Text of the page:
Instead of working on this, I made some changes to this site after reading What Every Author’s Website Should Contain, via the ever-helpful Lorelle’s WordPress For Writers. Och, it’s an ongoing thing.

The Colour Of Pomegranates. This is how my eyes feel right now.

This is how my eyes feel right now.

On stop of this, today I had an unscheduled three-hour drive in near-gridlock which used up my patience and my eyesight as I’m currently nursing a bout of conjunctivitis I’ve had since Yuletide. When it comes to BOSHOK (Bum On Seat, Hands On Keyboard) the day job gets first dibs at the eyes, gritty and red and not-to-be-rubbed.

Plus, we had snow.

While I was stuck in traffic.

Still waiting for the writing year to really kick off. When it does, I’ll let you know.

Published in: on January 14, 2015 at 12:00 am  Comments (2)  
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2015: The Story Begins

2015: A brand new year to play with.

The year is already seven days old, so it seems remiss to write greetings* when most of us are already back at work.

However, there’s an ideal opportunity to use this first post of 2015 to set out my goals for the year ahead, insofar as writing is concerned.

Day Job Rules state that any goal – any objective – should be SMART:

Specific, Measurable, Achievable, Relevant, and Time-bound.

(I made my own graphic for this. Click on the image to see it full size in a new tab. There’s a touch of Lovecraft about the definitions… BTW the lovely font on the capitals is SchnorkelCaps by Manfred Klein)

Steampunk SMARTs - the SMART principles for Cthulhu and Project Yog-Sothothery (c) Lee McAulay 2015

And so to:

The Plan for 2015

  1. Write. First project planned is a new Petticoat Katie novel, which I’ll try to take shorter than the last three.
  2. Write some more. Subsequent projects are lined up like dominoes. Each has their own place on the Kanban chart, and on my Five Year Plan.
  3. Specifically, I’m aiming to write at least a thousand words of fiction each day, four days a week on average (hehe, that should give me plenty of time for this and that and gardening and conventions).
  4. Post here every Wednesday. The WordPress schedule facility is excellent for this.
  5. Learn to write better stories. Guidance is available from seasoned professionals.
  6. Post a series of linked posts around THE LAST RHINEMAIDEN, like I did for SHADOWBOX in 2014. This has to tie in with the events that took place in the novel around the Spring Equinox, so that’s a nice set of deadlines.
  7. Keep up with social media. I don’t do Facebook and rarely venture onto Twitter (waves) so blogging is my main outlet. I have places I regularly comment (you know who you are :)), but I’d like to increase the variety.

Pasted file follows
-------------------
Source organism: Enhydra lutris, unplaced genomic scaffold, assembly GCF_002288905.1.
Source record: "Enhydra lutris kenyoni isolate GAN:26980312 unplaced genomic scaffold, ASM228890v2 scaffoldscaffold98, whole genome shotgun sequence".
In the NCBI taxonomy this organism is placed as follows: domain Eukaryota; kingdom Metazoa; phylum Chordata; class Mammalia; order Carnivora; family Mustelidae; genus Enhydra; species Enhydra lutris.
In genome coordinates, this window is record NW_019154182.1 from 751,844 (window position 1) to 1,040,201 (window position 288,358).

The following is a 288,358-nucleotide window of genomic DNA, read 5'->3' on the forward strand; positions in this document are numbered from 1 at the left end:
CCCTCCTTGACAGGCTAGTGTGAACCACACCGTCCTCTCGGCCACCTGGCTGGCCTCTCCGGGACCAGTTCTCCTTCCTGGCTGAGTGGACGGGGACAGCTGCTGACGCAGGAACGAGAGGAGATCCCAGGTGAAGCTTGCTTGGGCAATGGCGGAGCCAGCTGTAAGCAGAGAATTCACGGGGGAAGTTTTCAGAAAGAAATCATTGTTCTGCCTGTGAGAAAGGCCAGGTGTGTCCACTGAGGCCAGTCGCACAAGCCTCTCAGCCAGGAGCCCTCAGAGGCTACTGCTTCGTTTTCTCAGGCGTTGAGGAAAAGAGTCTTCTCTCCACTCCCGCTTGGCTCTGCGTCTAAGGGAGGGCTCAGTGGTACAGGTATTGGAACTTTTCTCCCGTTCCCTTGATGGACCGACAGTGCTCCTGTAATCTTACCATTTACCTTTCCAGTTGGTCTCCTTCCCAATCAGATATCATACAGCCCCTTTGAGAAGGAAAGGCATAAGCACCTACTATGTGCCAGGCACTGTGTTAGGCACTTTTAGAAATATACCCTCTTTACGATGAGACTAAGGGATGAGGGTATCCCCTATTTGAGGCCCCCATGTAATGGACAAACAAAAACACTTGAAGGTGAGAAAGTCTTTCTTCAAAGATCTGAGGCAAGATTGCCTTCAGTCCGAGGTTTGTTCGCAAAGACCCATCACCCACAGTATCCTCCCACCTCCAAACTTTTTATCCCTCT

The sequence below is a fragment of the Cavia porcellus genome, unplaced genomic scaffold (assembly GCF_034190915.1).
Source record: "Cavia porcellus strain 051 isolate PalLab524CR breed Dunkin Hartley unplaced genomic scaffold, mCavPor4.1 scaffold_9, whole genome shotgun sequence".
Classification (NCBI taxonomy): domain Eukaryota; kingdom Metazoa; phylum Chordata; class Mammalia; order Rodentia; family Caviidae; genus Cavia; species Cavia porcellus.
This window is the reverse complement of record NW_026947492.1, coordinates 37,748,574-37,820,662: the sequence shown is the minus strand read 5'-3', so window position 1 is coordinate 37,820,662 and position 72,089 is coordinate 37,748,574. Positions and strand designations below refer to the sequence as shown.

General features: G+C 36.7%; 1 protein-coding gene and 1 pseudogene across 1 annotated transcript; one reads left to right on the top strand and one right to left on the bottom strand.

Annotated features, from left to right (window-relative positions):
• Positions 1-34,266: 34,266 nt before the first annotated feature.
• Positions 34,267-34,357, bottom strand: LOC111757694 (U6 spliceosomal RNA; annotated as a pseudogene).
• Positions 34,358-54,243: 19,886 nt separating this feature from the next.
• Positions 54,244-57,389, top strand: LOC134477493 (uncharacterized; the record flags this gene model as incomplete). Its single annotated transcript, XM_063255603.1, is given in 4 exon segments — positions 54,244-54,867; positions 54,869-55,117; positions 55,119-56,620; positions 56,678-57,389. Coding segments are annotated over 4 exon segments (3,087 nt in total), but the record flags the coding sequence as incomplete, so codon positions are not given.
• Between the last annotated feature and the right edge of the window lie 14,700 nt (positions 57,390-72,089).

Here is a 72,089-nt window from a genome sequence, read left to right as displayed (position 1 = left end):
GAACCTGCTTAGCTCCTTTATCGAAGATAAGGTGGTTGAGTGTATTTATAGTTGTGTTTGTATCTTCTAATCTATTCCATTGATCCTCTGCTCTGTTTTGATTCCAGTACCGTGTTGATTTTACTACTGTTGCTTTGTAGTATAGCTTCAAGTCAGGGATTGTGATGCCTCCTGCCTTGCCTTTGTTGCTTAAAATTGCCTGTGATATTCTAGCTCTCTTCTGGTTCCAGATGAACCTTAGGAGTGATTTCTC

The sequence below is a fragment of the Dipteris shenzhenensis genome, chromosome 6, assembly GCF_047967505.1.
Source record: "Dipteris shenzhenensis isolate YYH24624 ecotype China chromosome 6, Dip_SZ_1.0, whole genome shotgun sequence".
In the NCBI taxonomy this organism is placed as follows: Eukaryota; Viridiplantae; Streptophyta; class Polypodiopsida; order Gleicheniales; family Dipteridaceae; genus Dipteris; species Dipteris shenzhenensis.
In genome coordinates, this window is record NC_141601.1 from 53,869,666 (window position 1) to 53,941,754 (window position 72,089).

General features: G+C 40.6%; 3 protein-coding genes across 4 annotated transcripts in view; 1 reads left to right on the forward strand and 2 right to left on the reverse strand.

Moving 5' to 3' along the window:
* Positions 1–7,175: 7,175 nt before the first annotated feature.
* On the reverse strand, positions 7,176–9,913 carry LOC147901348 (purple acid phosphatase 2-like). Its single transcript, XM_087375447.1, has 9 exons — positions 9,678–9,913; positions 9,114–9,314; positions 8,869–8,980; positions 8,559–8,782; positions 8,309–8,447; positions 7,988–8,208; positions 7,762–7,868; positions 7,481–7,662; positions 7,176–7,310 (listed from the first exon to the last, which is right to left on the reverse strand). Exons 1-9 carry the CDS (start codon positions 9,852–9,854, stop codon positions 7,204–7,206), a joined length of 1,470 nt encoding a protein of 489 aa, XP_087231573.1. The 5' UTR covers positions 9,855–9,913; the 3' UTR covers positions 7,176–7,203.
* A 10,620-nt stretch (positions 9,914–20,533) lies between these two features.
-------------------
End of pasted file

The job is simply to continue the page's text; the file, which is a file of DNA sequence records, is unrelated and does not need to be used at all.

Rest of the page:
8. Publish (at least) two novels. I did it last year. I don’t see obstacles right now to doing this in 2015.

I might add a few more as the year goes by, but that’s enough for now.


* I’ve commented (on Myth & Moor: “2015, a whole new year to play with. It will hold its own sorrows, but also provides the opportunity to make fresh delights and new art. Hope yours is fabulous!” – and at The Daring Novelist. Sigh. I need to get out more).

Published in: on January 7, 2015 at 12:00 am  Comments Off  
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Year’s End, and a new beginning

At Year’s End, here’s my writing achievements for 2014.

1. Published SHADOWBOX, the second of the Cuckoo Club novels to feature Louis Beauregard.Shadowbox: Every man has an enemy within him...

2. Wrote and published a month-long series of blog posts about SHADOWBOX, including how the story came about, why I chose the structure and what I researched to give the story its authentic flavour.

3. Designed new covers for THE LAST RHINEMAIDEN and THE BEAD MERCHANT in the same style as the cover for SHADOWBOX, so the serious novels all have the same style.

4. Published MONKEY BUSINESS, the third Petticoat Katie novel, which completes the trilogy I set out to write three years ago.Monkey Business by Vita Tugwell

5. Wrote the short stories THE LINT FILTER, THE RETURN OF THE BLOOD and REPLY TO ALL, all of which were published on this blog. I also wrote three more short stories which have yet to be published, and a handful of poems.

6. Maintained a regular weekly posting on this blog, every Wednesday, which I intend to continue into 2015 and beyond (as I’m spared).

7. Began to build up the stories I intend to write in the next couple of years. This includes four more Petticoat Katie stories, an unrelated crime series, three more Cuckoo Club novels and a great megalomaniac heart attack of a Gothic novel extruding itself through my skin, page by page.

Am I satisfied with my body of work? Not yet. Not by a long chalk.

Free poem! Very short! West Wind (c) Lee McAulay 2014

Published in: on December 31, 2014 at 12:00 am  Comments Off